Respected Japanese Business publication Nikkei Business conducted a market analysis of Panasonic’s camera division – one of several of the conglomerate’s divisions that are on the dangerous cusp of unprofitability.
The analysis takes the marketshare figures a bit too literally, as the recent entry of the major camera manufacturers into the full frame mirrorless market causes the mirrorless marketshare numbers to radically realign. In reality, the mirrorless market was the smaller part of the industry, and now that it is almost the only part of the industry, Panasonic’s shrinking share means its gross sales aren’t moving terribly much in either direction.
The Panasonic share figures also suffer from its having moved upscale to emphasize the full frame video rigs it now makes, a strategy that brings much higher margins at the expense of unit sales. The firm launched a $1700 S5 full frame, 4K-shooting camera that mostly supplanted GH5 sales. Its now-older S1H camera, costing more than twice that, is one of the most respected video shooters in the industry, in good part because of unrivaled software and interface features.
This strategy has been general across the industry in part because the smaller-sensor formats, such as Panasonic’s Micro Four Thirds (MFT) standard, show less relative benefit over shooting video form a recent mobile phone. The MFT mount does work quite adequately for video, and in most cases for stills, but MFT sensors cannot compete with the full frame sensor image quality for image quality when conditions are more stressed, such as low light and long reach circumstances.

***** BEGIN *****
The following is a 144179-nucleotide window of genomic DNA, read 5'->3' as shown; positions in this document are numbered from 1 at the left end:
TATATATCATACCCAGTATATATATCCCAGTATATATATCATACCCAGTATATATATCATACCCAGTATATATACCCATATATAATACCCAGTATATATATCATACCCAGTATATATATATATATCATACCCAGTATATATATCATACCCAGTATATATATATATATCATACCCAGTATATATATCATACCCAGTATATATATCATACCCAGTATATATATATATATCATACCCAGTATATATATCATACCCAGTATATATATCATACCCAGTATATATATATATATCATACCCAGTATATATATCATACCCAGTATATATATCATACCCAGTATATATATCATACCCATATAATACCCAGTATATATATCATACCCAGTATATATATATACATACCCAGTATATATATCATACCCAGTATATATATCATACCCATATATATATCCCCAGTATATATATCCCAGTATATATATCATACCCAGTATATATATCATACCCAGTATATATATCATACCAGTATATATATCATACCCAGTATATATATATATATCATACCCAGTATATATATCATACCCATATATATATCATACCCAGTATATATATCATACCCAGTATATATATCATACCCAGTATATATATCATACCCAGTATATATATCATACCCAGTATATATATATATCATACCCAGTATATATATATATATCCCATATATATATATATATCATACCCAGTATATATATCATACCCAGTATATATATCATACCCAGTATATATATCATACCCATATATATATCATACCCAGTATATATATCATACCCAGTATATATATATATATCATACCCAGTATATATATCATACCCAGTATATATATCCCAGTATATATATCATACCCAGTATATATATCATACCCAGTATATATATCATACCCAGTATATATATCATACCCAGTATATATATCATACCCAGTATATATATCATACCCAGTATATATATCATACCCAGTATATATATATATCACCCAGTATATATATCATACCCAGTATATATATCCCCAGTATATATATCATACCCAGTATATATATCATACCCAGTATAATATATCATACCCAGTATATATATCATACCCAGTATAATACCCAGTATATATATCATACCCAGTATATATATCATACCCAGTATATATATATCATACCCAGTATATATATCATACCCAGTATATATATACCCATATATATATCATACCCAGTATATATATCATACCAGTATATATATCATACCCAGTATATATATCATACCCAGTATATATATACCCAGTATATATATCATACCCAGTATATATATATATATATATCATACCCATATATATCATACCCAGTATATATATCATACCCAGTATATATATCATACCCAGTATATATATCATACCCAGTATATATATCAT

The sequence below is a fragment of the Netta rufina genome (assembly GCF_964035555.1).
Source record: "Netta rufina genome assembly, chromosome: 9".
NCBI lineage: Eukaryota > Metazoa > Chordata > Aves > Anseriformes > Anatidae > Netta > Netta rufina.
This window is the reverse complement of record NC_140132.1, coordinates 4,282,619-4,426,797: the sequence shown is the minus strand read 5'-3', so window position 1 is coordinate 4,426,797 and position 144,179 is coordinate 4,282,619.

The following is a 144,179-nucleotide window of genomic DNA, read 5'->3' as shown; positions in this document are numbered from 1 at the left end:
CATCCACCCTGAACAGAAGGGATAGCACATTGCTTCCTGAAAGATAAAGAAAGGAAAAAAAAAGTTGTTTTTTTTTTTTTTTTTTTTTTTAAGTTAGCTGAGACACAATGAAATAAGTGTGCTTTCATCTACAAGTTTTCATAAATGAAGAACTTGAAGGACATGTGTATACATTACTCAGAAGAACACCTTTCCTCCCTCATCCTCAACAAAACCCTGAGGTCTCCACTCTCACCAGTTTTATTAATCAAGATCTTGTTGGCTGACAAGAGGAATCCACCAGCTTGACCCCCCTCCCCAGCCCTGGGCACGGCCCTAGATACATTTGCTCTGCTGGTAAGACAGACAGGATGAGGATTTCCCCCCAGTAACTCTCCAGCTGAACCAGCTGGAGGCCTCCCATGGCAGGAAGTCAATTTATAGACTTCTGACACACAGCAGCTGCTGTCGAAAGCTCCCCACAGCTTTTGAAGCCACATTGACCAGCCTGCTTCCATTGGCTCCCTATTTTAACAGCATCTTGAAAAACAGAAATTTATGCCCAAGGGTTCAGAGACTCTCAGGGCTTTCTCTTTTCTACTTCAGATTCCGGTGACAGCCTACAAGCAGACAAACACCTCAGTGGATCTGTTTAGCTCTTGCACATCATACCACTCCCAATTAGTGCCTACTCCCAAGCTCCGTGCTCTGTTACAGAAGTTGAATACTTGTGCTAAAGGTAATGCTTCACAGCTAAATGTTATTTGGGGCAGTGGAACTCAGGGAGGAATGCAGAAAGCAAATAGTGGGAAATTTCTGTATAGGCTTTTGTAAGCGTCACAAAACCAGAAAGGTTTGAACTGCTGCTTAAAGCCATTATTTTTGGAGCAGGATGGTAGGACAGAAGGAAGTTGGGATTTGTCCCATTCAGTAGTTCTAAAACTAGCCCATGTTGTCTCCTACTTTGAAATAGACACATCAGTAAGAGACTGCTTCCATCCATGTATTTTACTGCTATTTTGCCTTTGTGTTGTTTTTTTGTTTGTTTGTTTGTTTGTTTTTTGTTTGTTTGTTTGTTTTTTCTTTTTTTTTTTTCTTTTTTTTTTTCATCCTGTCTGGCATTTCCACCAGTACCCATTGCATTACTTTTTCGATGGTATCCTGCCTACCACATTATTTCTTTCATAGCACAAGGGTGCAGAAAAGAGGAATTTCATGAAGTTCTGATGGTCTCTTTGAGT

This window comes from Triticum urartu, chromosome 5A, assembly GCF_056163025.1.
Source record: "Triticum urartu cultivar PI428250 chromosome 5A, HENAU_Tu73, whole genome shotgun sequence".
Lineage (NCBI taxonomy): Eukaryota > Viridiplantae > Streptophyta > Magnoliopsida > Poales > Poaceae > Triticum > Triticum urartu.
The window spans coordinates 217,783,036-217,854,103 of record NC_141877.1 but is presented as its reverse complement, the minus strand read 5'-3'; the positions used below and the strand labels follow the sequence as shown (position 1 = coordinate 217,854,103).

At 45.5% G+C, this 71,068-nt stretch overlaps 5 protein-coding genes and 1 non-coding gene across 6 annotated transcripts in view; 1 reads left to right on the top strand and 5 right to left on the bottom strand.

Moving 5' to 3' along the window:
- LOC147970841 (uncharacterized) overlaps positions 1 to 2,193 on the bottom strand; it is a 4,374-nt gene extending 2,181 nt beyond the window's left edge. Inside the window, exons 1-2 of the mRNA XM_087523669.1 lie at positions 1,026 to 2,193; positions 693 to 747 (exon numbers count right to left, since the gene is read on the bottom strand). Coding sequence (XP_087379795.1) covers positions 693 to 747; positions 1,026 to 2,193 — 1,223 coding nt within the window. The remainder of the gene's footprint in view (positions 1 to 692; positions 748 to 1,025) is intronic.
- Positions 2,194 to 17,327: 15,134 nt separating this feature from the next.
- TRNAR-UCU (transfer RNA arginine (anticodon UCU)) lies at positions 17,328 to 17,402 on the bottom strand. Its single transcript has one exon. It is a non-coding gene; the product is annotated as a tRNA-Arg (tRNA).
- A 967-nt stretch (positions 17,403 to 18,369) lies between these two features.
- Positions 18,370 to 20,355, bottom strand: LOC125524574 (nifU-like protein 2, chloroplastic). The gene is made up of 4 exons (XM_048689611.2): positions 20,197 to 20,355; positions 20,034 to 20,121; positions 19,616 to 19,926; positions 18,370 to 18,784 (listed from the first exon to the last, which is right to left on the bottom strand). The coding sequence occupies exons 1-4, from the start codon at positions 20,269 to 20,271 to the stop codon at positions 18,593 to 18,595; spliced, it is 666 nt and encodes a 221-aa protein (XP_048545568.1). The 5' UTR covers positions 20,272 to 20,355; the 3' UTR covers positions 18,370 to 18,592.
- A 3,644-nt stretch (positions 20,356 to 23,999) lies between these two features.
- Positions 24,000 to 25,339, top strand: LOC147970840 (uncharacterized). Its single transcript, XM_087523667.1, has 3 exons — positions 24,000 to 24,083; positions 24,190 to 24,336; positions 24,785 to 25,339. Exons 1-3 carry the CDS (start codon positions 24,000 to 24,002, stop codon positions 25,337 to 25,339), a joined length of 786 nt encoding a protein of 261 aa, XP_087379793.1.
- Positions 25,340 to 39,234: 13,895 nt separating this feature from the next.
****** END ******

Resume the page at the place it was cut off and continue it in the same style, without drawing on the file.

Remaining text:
Panasonic’s once-popular line of MFT video rigs has been updated slowly, and continue to rely on a much less reliable form of autofocus. A much-anticipated flagship MFT camera is rumored to be coming next month: the GH6. The characteristics of that release will tell a lot about Panasonic’s sense of the market. It may be that the GH line could be relegated to second-string camera units, with the expectation that professionals would use the full frame bodies for primary cameras. If the GH6 emphasises connectivity to YouTube and does little in terms of image quality output and autofocus improvement over the Obama Administration GH5, it will not bode well for the Panasonic’s MFT efforts. The GH5 Mark II, released within the last year, did not foreshadow good things, as it changed very little from the original.
Panasonic’s MFT line would make an awful lot of sense if a non-restrictive supply chain could allow it to offer a sub-$1,000 GH6 that had video autofocus and video image quality at 4K that was almost equivalent to that of the S5. In the absence of their ability to provide this at a significantly lower price, the line may continue to collect more dust. In a time of supply chain limits, the MFT line is likely to be priced significantly close to the full frame line, and this could accelerate the move to the larger sensor format.